|Matt Kolsky speaking at Sag-Aftra rally last year|
ALTHOUGH he made it clear he didn't think his pro-union speech at a Sag-Aftra -KNBR rally last year, was keynote in his firing, it certainly didn't help matters. In addition, Matt Kolsky's colleague, Joe Hughes, also involved in a pro-union video was also fired by KNBR late Friday.
Ryan Covay, an evening talk host and producer at KNBR with less tenure and vocal union talk, was not terminated.
Coincidence? Perhaps, you be the judge.
Friday was a telling day at KNBR. Cumulus' cash cow sports station --one of the few successful stations it runs in SF, was its usual self, only management was about to slash and dash two daytime hosts and put an end altogether to sports updates, which were nothing more than more commercials.
The first host to get the heave-ho was Joe Hughes which caught many staffers off guard, including Gary Radnich and Larry Krueger; Hughes was their own update guy and took part in their morning show. Beyond that, Hughes's dad was friends with station Opps Mgr, Lee Hammer and his job seemed safe. Only, Hammer wasn't directly involved with Hughes's ouster. Cumulus' SF VP and Market manager, Justin Wittmayer, 86ed both Hughes and Kolsky.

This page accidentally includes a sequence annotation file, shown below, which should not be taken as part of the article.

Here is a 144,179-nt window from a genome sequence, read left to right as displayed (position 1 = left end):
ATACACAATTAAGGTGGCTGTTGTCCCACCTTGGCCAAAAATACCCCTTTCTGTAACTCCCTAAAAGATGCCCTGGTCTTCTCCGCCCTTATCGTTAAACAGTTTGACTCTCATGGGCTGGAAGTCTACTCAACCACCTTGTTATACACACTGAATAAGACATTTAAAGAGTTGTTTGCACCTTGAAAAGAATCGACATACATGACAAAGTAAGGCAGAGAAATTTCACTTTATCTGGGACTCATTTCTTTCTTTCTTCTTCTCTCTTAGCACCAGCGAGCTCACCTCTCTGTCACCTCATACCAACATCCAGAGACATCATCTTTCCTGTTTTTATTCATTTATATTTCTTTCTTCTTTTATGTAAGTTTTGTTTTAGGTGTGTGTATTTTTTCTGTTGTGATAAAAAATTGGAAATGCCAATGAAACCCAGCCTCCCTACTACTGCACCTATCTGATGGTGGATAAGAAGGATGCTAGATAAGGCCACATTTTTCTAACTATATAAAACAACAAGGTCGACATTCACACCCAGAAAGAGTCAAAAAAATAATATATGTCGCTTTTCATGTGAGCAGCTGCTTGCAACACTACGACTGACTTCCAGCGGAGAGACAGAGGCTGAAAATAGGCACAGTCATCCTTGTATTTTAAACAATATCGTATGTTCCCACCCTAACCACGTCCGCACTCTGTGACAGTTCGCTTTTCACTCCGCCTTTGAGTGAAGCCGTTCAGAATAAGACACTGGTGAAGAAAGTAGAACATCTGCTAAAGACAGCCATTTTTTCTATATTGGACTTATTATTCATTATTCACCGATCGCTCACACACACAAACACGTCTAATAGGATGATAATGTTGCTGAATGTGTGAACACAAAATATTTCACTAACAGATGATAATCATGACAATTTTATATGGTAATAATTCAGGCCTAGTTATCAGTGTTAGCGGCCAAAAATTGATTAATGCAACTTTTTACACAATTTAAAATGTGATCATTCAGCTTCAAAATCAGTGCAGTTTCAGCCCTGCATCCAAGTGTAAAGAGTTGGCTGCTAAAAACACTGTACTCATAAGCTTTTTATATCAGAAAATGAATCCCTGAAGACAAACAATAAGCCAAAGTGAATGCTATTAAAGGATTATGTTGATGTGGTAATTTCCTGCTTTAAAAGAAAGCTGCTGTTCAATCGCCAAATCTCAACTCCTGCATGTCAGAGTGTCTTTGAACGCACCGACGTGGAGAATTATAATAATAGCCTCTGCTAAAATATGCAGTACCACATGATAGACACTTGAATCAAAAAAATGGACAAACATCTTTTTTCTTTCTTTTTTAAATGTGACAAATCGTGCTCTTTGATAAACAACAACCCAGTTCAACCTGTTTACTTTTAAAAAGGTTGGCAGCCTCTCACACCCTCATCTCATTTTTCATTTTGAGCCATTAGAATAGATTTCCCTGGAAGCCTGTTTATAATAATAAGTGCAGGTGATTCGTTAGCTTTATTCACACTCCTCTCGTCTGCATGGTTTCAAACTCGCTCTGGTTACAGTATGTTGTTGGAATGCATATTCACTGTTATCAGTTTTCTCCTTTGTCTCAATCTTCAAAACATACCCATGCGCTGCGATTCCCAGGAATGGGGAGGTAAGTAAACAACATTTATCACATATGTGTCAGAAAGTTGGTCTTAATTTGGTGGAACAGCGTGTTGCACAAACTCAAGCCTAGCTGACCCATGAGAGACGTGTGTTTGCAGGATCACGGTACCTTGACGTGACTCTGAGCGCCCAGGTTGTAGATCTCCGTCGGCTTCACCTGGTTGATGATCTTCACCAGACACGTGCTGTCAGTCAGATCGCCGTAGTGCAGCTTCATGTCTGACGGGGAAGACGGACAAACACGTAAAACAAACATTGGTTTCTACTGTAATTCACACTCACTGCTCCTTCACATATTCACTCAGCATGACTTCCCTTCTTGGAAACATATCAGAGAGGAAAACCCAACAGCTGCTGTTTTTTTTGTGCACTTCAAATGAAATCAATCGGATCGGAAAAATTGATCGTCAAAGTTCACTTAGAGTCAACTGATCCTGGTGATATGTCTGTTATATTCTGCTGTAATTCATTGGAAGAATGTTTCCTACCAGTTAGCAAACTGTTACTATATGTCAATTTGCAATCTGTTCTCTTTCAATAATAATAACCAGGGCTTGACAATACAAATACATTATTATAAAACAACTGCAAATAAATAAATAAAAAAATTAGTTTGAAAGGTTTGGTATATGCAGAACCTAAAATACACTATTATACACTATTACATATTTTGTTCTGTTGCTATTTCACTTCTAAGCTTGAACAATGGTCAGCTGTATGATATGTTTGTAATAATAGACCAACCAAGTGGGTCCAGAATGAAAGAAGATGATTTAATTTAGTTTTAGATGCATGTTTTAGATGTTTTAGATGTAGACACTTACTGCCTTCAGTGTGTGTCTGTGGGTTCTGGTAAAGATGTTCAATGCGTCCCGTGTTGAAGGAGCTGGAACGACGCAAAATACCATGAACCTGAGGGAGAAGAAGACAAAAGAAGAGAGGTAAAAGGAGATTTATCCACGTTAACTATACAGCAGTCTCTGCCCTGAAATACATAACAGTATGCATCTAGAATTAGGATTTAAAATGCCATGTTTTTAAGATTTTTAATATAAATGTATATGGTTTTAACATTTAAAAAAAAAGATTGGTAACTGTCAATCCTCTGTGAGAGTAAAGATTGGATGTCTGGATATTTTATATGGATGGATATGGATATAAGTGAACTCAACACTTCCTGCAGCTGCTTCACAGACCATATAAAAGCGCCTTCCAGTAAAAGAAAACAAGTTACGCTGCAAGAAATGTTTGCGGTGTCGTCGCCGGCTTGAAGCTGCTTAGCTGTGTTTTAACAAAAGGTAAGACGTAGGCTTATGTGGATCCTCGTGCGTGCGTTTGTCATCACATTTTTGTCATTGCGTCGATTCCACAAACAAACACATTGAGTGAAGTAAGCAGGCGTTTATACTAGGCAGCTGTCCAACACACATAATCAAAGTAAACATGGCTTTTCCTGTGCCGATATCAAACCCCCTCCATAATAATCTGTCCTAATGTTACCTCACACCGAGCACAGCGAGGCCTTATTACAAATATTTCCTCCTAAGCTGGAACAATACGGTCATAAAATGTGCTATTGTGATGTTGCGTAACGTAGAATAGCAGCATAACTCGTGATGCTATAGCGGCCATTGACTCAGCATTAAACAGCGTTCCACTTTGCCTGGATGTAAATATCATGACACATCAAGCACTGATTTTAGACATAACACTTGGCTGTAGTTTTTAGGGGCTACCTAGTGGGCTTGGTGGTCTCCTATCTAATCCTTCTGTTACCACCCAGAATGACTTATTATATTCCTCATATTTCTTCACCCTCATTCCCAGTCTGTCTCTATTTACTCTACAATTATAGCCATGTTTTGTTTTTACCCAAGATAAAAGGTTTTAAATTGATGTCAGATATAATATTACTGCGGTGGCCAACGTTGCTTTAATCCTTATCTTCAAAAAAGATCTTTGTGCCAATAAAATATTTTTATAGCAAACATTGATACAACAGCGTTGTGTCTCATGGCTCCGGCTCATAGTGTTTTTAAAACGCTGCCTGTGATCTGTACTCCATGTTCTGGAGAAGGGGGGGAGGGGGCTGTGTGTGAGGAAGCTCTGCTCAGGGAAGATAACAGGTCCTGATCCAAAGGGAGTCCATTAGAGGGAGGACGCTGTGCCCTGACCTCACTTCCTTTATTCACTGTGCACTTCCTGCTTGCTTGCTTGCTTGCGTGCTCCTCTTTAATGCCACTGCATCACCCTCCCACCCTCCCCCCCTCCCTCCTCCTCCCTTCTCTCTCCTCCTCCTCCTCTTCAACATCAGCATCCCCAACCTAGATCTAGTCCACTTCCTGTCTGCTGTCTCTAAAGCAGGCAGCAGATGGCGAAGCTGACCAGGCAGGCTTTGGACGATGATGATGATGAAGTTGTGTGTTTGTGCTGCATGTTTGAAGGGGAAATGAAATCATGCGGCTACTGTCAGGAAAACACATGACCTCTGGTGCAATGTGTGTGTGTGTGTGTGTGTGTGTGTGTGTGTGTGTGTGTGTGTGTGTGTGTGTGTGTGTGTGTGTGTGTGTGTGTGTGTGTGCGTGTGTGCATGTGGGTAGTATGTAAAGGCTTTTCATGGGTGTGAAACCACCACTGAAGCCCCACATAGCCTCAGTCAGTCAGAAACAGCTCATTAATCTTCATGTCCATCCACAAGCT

The firings weren't that shocking and their unlucky recipients didn't involve anybody even remotely "special" at KNBR but they did surprise staff inside the building and almost immediately, rumors hit that more layoffs perhaps involving even "star" personnel were on the horizon.
KNBR is still rocking and rolling for the most part in its key demographic constituency: adult males between 18 and 49 who love sports, beer, and boobs. In addition, its own cash cow, the SF Giants baseball games were just around the corner and that's where KNBR makes the bulk of its money.
Yet, the dual canning exposed the non-harmonious atmosphere inside the studios where the hungry, ambitious "little people"; those producers, occasional hosts and go-to guys who do all the heavy lifting and coordinate a lot of the station's weaponry; a station that took in over $20 million in revenue the past few years, weren't immune from being axed by the notorious cloud company from Atlanta.
Welcome to the real world.
It's not a pretty picture at the Cloud Company SF Cluster.